Coffeehouses of the Enlightenment: A Study of the Public Sphere in London, Paris and Edinburgh


The Enlightenment marked a period in time where the public sphere became a normalized concept. Public sphere, in the context of this specific period, is defined as the platform that facilitated public discourse on matters that were normally confined to the elites of society. The same platform thus made political and scientific ideas more accessible in public discourse. This definition of public sphere is founded upon Jurgen Habermas’s The Structural Transformation of the Public Sphere, which argued that the establishment of the public sphere gave science and philosophy a new “cultural authority” that wasn’t in place during the Scientific Revolution. The public sphere, as social construct, took place in both tangible and intangible forms. For example, the public sphere could exist through long-distance communication via subscription to the same periodicals or through face to face interaction in a public space. It could also exist as a congregational space for urbanites. One of the popular spaces that made up the public sphere was the coffee houses that sprung up around Europe when the first one was established in Venice in 1645. The notion of the public sphere often alludes to the idea of a highly accessible and democratic space – where anyone could voice out whatever opinion they want. However, it would be wrong to suggest that coffeehouses – as a quintessential venue of the public sphere – were fully democratic and inclusive. As explained below, European coffeehouses during the Enlightenment were not entirely free of of social and political restrictions. Firstly, coffeehouses during the Enlightenment were a traditionally masculine space and did not include or attract women. Secondly, as illustrated in selected historiographies, not all coffeehouses and their patrons were respected as intellectual powerhouses. Some of them were, instead, viewed with disdain as a second-rate debate platform. This paper will first introduce the theory of social space that first emerged during Enlightenment. It will then explain how coffeehouses emerged as an important venue for public discourse during the Enlightenment in three different cities: London, Paris and Edinburgh. In addition, it will examine the extent it functioned as democratic space and its inclusion of the varying European demography.

The public sphere and the Enlightenment

The theory of the public sphere has its origins in the feudal society of Europe. Prior to the Enlightenment, the church, royal families and nobilites had a monopoly on “publicness” – meaning that they were able to control what was published in the art and media. Their monopoly, however, took a turn with the rise of capitalism in the continent as the bourgeoisie had established a private sphere that was independent of the church, the court and the government. This expansion meant that bourgeois control of the public sphere had transformed from being a “literary” outlet to one that is “political.” Despite the transition, the dissemination of information remain a critical element in the construction of the public sphere. The Enlightenment could be seen as a “tendency, rather than an [organized] movement” where the application of reason was implemented with the target of social improvement. Information was seen as an instrumental role in developing the human capacity, as well as the ability to process the natural and the human environment. Furthermore, the Enlightenment also valued information as the thread that linked the different cosmopolitan centres in the continent. The web of intra-continental intellectual discourse was crucial for the establishing the ranks of intellectual predominance and shaping the cosmopolitan character of the Enlightenment. The multilateral links of intellectual discourse aligns with contemporary interpretations that there is no one, single cohesive event of the Enlightenment but rather a series of local movements that formed it.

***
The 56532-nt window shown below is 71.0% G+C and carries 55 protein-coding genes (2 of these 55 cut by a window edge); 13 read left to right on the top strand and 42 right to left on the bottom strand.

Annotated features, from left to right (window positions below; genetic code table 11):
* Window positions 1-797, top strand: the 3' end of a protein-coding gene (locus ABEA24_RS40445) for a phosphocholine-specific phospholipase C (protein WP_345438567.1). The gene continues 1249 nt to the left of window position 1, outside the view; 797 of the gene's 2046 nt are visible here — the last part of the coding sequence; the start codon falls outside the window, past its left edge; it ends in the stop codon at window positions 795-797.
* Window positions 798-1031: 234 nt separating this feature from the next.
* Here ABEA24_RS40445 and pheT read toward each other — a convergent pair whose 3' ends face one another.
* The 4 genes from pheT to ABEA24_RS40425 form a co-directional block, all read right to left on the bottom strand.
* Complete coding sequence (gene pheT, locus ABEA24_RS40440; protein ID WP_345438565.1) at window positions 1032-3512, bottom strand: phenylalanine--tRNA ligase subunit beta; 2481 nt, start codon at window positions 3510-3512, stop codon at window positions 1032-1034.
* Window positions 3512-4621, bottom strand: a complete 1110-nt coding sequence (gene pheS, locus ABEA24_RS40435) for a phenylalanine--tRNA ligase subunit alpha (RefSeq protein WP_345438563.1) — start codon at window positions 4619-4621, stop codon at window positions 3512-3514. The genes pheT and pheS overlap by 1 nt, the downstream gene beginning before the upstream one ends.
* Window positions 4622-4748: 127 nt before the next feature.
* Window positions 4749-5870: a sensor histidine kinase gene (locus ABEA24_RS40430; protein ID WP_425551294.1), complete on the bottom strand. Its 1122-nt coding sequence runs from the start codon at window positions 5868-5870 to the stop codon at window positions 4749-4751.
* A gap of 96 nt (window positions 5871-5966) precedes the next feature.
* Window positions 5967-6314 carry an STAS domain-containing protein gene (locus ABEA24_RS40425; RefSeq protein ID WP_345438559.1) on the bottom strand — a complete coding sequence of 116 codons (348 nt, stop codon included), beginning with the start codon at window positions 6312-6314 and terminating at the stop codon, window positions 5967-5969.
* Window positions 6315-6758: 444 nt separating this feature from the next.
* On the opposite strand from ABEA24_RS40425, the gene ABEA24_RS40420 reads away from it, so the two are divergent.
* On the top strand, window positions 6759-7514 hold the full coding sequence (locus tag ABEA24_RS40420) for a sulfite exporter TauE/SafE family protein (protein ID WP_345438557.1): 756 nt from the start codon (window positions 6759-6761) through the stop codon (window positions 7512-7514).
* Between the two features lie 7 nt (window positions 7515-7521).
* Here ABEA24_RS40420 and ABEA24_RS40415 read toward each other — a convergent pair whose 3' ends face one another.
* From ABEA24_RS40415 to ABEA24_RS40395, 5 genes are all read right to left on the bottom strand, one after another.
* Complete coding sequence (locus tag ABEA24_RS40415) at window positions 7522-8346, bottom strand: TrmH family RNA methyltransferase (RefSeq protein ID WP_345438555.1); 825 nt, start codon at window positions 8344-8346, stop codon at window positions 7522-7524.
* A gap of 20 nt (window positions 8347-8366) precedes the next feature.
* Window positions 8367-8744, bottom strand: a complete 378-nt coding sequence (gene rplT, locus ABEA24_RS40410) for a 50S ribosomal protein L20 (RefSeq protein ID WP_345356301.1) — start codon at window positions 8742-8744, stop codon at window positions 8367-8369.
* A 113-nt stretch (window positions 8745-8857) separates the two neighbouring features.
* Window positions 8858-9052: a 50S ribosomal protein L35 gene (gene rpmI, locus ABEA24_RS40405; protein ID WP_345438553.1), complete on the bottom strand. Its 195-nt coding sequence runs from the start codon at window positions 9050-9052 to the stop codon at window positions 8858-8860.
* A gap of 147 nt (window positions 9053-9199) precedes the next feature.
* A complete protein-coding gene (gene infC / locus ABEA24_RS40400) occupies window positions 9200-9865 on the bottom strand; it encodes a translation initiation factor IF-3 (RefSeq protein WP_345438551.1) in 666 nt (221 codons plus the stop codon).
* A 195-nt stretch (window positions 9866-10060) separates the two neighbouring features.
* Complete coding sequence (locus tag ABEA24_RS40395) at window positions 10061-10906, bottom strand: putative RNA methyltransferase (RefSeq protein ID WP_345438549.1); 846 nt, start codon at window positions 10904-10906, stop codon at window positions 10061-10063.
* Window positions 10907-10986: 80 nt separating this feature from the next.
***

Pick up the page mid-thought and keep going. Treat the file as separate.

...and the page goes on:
By definition, coffeehouses were public spaces open to anyone who was able to pay for a drink. Literature, such as periodicals and other print media, was available for interested patrons, and popular notable publications like the Tatler and Spectator were typically available. The availability of such literature allowed coffeehouses to brand itself as the “key site for the performance of civilised sociability,” which was then considered to be the “basis of liberty and improvement.” As a typically male space, coffeehouses were also seen as as “civilised alternative” to the violent atmosphere of the tavern. Men who were part of intellectual associations, such as the Select Society, frequented coffeehouses and used them as meeting places or as an extension to associational activities. When coffee houses became prominent in the early seventeenth century, they were seen as a social threat as they were deemed to be blurring the social ranks of Europe. Social strata of the Enlightenment categorised knowledge and expertise as “key elements of social hierarchy” and it was a universally agreed concept. The new structure of public sociability meant that issues could be discussed on the “basis of equality and without social differentiation in the fore” – and this ability was one that is opposed by many. For example, in France, the philosophes were scathing about what they presented as the “superstitious ignorance of the peasantry.” The peasants’ perceived inability to fully understand new and complex information was presented as one of the justifications for why they should not attempt to be involved in intellectual discourse. This justification was also used to oppose social mobility during the era.